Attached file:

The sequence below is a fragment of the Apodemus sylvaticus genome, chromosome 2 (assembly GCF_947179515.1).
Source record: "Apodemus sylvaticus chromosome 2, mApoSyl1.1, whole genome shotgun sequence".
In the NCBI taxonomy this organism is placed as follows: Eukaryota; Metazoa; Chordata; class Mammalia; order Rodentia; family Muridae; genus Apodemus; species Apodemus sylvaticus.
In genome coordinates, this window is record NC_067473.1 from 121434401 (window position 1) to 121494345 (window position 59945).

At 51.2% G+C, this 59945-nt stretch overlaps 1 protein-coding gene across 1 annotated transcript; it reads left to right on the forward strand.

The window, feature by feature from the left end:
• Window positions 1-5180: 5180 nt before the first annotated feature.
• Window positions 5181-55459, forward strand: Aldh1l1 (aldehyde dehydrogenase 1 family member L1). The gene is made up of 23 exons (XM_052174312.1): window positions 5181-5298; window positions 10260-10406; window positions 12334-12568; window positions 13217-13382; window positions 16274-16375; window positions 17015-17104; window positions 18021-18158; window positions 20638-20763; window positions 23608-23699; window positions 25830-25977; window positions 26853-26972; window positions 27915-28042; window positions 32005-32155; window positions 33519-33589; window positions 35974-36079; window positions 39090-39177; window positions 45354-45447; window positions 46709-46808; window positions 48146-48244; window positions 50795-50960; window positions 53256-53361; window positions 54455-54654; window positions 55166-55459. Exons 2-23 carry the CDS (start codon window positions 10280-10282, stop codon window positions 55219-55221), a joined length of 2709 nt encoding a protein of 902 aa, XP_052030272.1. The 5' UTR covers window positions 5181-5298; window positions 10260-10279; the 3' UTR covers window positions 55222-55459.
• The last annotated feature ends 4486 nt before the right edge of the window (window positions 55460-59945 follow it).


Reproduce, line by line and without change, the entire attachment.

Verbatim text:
The sequence below is a fragment of the Apodemus sylvaticus genome, chromosome 2 (assembly GCF_947179515.1).
Source record: "Apodemus sylvaticus chromosome 2, mApoSyl1.1, whole genome shotgun sequence".
In the NCBI taxonomy this organism is placed as follows: Eukaryota; Metazoa; Chordata; class Mammalia; order Rodentia; family Muridae; genus Apodemus; species Apodemus sylvaticus.
In genome coordinates, this window is record NC_067473.1 from 121434401 (window position 1) to 121494345 (window position 59945).

At 51.2% G+C, this 59945-nt stretch overlaps 1 protein-coding gene across 1 annotated transcript; it reads left to right on the forward strand.

The window, feature by feature from the left end:
• Window positions 1-5180: 5180 nt before the first annotated feature.
• Window positions 5181-55459, forward strand: Aldh1l1 (aldehyde dehydrogenase 1 family member L1). The gene is made up of 23 exons (XM_052174312.1): window positions 5181-5298; window positions 10260-10406; window positions 12334-12568; window positions 13217-13382; window positions 16274-16375; window positions 17015-17104; window positions 18021-18158; window positions 20638-20763; window positions 23608-23699; window positions 25830-25977; window positions 26853-26972; window positions 27915-28042; window positions 32005-32155; window positions 33519-33589; window positions 35974-36079; window positions 39090-39177; window positions 45354-45447; window positions 46709-46808; window positions 48146-48244; window positions 50795-50960; window positions 53256-53361; window positions 54455-54654; window positions 55166-55459. Exons 2-23 carry the CDS (start codon window positions 10280-10282, stop codon window positions 55219-55221), a joined length of 2709 nt encoding a protein of 902 aa, XP_052030272.1. The 5' UTR covers window positions 5181-5298; window positions 10260-10279; the 3' UTR covers window positions 55222-55459.
• The last annotated feature ends 4486 nt before the right edge of the window (window positions 55460-59945 follow it).